I had an epiphany recently – it’s OKAY that someone can’t afford you. Me. Whatever. If a business wants to make a video but they can’t afford $300 for the voiceover, maybe – bear with me here – maybe they can’t afford to make a video right now. Since when is everyone able to do everything when we want to?

I want to get my bathroom renovated. But it will cost many thousands of dollars. I don’t have that right now. Should I call some bathroom companies and say look, I can’t afford your prices, I’d like you to renovate my bathroom for $200 please?

NO. That’s RUDE and bratty and they will laugh at me.

they want a voiceover for MOW MUCH?

So, it’s okay that I can’t afford new tiles and a nice big mirror right now. And it’s okay that someone can’t afford a voice actor right now – why can’t we just say so? Easy-peasy – get back to me when you have the funds. No worries!

Long story short – you, my voice acting friend, are worth lots of money. And there are plenty of clients who will pay you plenty. You ain’t going to make a million quick bucks, but you can certainly make good money doing voice acting and I, for one, plan to do exactly that.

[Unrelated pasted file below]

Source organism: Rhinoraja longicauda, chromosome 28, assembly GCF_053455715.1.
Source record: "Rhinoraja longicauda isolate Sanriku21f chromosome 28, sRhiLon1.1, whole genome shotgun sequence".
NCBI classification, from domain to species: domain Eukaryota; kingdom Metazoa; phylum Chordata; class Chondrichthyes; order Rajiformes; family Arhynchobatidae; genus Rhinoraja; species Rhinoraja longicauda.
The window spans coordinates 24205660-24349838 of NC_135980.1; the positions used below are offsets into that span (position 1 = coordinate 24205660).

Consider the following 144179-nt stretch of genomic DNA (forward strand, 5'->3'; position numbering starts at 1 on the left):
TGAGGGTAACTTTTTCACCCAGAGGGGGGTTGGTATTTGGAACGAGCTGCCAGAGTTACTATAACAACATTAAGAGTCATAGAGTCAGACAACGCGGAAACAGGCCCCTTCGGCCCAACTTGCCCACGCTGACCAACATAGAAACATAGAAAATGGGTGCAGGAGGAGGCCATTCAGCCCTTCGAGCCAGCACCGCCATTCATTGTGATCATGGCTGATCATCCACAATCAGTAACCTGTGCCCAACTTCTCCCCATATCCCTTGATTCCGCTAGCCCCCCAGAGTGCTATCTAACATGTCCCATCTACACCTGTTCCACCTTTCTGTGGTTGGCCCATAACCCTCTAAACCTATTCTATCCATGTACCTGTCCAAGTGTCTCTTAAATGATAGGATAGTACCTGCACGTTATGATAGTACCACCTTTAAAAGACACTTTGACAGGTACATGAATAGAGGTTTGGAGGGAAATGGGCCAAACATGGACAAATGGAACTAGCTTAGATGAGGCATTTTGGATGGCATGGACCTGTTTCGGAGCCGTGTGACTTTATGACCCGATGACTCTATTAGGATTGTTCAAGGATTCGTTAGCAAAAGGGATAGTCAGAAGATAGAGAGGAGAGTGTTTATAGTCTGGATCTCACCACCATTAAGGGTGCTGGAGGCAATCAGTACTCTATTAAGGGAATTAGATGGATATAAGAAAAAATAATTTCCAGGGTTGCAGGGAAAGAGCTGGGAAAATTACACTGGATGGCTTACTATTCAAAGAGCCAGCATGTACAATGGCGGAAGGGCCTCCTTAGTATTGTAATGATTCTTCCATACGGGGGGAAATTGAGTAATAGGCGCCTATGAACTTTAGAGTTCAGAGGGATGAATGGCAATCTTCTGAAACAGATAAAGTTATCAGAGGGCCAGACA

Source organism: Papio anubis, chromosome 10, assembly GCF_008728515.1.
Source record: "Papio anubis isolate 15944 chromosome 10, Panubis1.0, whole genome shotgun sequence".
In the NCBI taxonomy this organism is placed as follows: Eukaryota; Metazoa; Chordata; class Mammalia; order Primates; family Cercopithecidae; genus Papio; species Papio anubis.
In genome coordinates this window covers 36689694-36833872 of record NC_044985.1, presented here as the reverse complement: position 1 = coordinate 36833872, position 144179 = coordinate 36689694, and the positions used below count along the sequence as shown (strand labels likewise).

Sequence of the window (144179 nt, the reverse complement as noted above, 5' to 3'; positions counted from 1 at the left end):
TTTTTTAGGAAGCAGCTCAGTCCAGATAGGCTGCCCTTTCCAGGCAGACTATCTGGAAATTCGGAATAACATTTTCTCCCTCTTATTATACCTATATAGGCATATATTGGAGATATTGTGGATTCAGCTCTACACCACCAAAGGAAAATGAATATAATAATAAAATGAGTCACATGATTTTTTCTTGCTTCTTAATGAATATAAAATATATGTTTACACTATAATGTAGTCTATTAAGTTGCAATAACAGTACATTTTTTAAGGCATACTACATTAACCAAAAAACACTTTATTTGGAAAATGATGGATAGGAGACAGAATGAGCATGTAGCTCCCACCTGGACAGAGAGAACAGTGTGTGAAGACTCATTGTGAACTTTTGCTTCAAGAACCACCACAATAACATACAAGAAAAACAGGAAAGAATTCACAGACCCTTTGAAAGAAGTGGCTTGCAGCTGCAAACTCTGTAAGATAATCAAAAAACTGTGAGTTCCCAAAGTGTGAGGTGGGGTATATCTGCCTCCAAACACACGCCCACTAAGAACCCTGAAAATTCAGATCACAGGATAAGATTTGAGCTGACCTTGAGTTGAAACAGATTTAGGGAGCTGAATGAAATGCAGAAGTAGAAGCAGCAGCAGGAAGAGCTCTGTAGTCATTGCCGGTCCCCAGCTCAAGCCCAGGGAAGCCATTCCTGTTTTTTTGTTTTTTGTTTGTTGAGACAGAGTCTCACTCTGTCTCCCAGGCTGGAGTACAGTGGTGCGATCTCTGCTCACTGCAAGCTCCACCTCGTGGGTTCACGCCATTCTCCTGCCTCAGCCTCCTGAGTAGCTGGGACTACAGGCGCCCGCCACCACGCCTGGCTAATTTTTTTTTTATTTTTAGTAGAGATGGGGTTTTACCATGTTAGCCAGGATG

If you need some resources to help figure out what different kinds of voiceover jobs might be worth, try the GVAA rate guide, the GFTB rate guide, or the Australian Equity rate card (that one only covers Commercial rates and may be a little out of date, please let me know if you know of a more recent one!) Many agents (in Australia at least) also have rate cards on their website.

I recently put my prices up. Because I’m worth it, baby, she says, swishing her hair and stalking across the room like a supermodel… Please get in touch if you’d like to see ‘em! My rate cards, I mean… why did that sound weird?

Hit the comments and tell me what you think about the joys of being paid peanuts, and/or the delight of putting your prices up!

Images by  @beachbumledford@vesnoi_ and @dmhendr2184  via Twenty20.

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8 comments… add one